If you are new to cloth diapering, a mom-to-be that wants to cloth diaper, or just curious about them then you are probably overwhelmed, and rightfully so! Cloth diapers have become so advanced over the past several years, and the options are plentiful. It's hard to know where to start. I decided to compile an easy reference list for anyone that is overwhelmed and wants to learn what's what in the cloth diaper world!
Different Styles of Cloth Diapers
Prefold: Prefolds are rectangular shaped diapers that must be folded. They have multiple layers with some extra layers in the middle of the diaper (the wet zone). You will usually see these with 2-4 layers on the outer sections and 6-8 layers in the middle section. You can get either Chinese prefolds or Indian prefolds. Chinese prefolds are more heavy duty than Indian prefolds. They are generally made from twill with a thicker thread. They last longer than Indian prefolds but are not as absorbent or soft. You have to wash Chinese prefolds about 7-10 times to get the oils out of the fabric to prep them for use. Indian Prefolds are very soft and usually made from gauze cotton. They are more absorbent than their Chinese counter part. Indian prefolds will wear out faster than Chinese prefolds. You only need to wash unbleached Indian prefolds 3-5 times to prep them for use. Pinning or snappi-ing is required and they need a waterproof cover.
Flat: Flat diapers are the classic "old-fashioned" style diaper. They are made with one layer of birds-eye. They can also be found in muslin or flannel. Because they are just one layer they wash and dry quickly. These are a more complicated cloth diapering choice because you must fold them more than prefolds. Pinning or snappi-ing is required and they need a waterproof cover.
Contour: Contour diapers are marde in an hourglass shape for a trimmer fit than prefolds. They do not have elastic in the legs or back, but they fit the shape of the baby. I have been told that contour diapers do not hold in EBF (exclusively breastfed) poop very well. Pinning or snappi-ing is required and they need a waterproof cover.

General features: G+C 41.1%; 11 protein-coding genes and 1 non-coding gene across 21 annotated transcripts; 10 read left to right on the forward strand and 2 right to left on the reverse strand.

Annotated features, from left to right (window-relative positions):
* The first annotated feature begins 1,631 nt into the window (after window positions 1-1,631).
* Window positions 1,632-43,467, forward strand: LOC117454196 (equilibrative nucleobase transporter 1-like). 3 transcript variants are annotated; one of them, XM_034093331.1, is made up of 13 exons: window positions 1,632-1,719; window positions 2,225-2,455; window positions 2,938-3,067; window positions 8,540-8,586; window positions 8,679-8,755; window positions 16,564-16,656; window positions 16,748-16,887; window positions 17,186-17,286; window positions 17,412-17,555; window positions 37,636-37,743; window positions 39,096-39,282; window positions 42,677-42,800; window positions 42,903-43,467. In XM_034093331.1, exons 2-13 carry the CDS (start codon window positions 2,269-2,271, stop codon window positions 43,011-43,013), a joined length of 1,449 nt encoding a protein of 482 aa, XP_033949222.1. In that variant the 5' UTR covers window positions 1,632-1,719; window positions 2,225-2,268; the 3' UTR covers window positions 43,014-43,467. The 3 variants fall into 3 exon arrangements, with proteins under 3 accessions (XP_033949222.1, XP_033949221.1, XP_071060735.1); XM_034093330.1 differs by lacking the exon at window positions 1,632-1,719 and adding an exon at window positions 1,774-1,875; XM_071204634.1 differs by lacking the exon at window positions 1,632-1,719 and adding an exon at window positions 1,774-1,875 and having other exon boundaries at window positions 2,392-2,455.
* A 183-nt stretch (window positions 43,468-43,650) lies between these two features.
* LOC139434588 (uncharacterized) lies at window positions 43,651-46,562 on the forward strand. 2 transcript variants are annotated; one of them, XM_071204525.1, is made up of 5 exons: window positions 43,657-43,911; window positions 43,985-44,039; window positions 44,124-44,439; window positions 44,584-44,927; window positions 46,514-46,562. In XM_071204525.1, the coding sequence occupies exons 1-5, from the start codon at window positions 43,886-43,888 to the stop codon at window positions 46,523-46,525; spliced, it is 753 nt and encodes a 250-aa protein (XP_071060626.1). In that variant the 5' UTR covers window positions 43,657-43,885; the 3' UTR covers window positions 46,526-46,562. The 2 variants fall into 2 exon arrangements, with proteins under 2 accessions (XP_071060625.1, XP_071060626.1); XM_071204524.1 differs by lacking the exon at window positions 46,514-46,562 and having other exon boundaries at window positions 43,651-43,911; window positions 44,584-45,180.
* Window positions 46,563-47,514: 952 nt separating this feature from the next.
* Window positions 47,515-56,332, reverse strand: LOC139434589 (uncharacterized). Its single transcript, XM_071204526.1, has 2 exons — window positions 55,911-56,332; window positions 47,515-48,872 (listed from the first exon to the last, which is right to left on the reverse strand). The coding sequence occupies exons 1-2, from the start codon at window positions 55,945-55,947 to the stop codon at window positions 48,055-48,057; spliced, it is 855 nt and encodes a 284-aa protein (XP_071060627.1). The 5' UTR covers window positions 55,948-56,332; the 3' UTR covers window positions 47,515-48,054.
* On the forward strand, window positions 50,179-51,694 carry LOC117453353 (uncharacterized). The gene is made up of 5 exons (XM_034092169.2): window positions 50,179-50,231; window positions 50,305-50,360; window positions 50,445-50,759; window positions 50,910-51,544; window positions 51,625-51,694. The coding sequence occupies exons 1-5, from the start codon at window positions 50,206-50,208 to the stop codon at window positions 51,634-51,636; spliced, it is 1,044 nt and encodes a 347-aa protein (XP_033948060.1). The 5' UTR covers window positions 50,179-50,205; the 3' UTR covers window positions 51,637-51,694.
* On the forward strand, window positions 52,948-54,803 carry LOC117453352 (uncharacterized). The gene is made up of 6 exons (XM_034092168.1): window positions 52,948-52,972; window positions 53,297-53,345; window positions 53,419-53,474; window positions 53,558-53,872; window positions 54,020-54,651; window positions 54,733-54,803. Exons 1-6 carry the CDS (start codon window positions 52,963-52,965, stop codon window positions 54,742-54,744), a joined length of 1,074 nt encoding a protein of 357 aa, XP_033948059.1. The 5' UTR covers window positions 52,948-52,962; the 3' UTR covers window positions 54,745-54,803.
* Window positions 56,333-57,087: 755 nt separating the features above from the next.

Fitted: Fitted diapers ale a "step up" from prefolds. They are contoured with elastic around the legs and back. They fasten with hook & loop or snaps. They come in either sized (NB, small, med, lg) or one size (with snaps to adjust the rise, usually 3 sizes in one). Fitted diapers are not waterproof and require a cover.
All In One: All in one diapers are the closes resemblance to disposable diapers. They have a waterproof outer and absorbent inner. They fasten with hook & loop or snaps. No waterproof cover needed. The downside to all in one diapers is they usually take a longer time to dry.
All In 2: All in 2's are similar to all in ones except for the fact that the "soaker" is not sewn into the diaper and can be removed for faster drying time. These soakers either snap or lay in. These diapers fasten with hook & loop or snaps. No waterproof cover is needed.
Pocket: Pocket diapers have an outer layer of waterproof material and an inner layer of stay dry material. These diapers have "pockets" or sleeves where you can stuff the inserts into them. You can stuff them with one or more insert depending on your absorbency needs. These diapers fasten with hook & loop or snaps.
Pull on cover: This is the least preferrable diaper cover. These are usually referred to as plastic pants. They have elastic around the legs and waist and you pull them on. These are not adustable so they might be poufy on some babies. An example is the Bummis Whisper Pull On Pant.
Wrap: Adjustable waterproof cover. These are usually sized or one size and fast with hook & loop or snaps. They can be made out of PUL, wool, fleece, or nylon. Some populare wrap style brands are Bummi's Whisper Wrap, Thirstie's and Thirstie's Duo Wrap, Prorap, and Little Beetle Organic Merino Wool Wrap.
Wool soaker: Wool diaper cover that is either hand knit, wool interlock, or made from recycled wool sweaters. See the diaper fabric guide below to read about wool. Some examples are Aristocrat and Disana wool soakers.
Wool longies: The same as a wool soaker but these are wool pants. Perfect for the winter! Also called woolies. Some examples are Sustainablebabiysh wool karate pants and Aristocrats wool longies.
Fleece soaker: Same as wool soakers except made with water resistant fleece instead.
Fleece longies: Same as wool longies except made with water resistant fleece instead.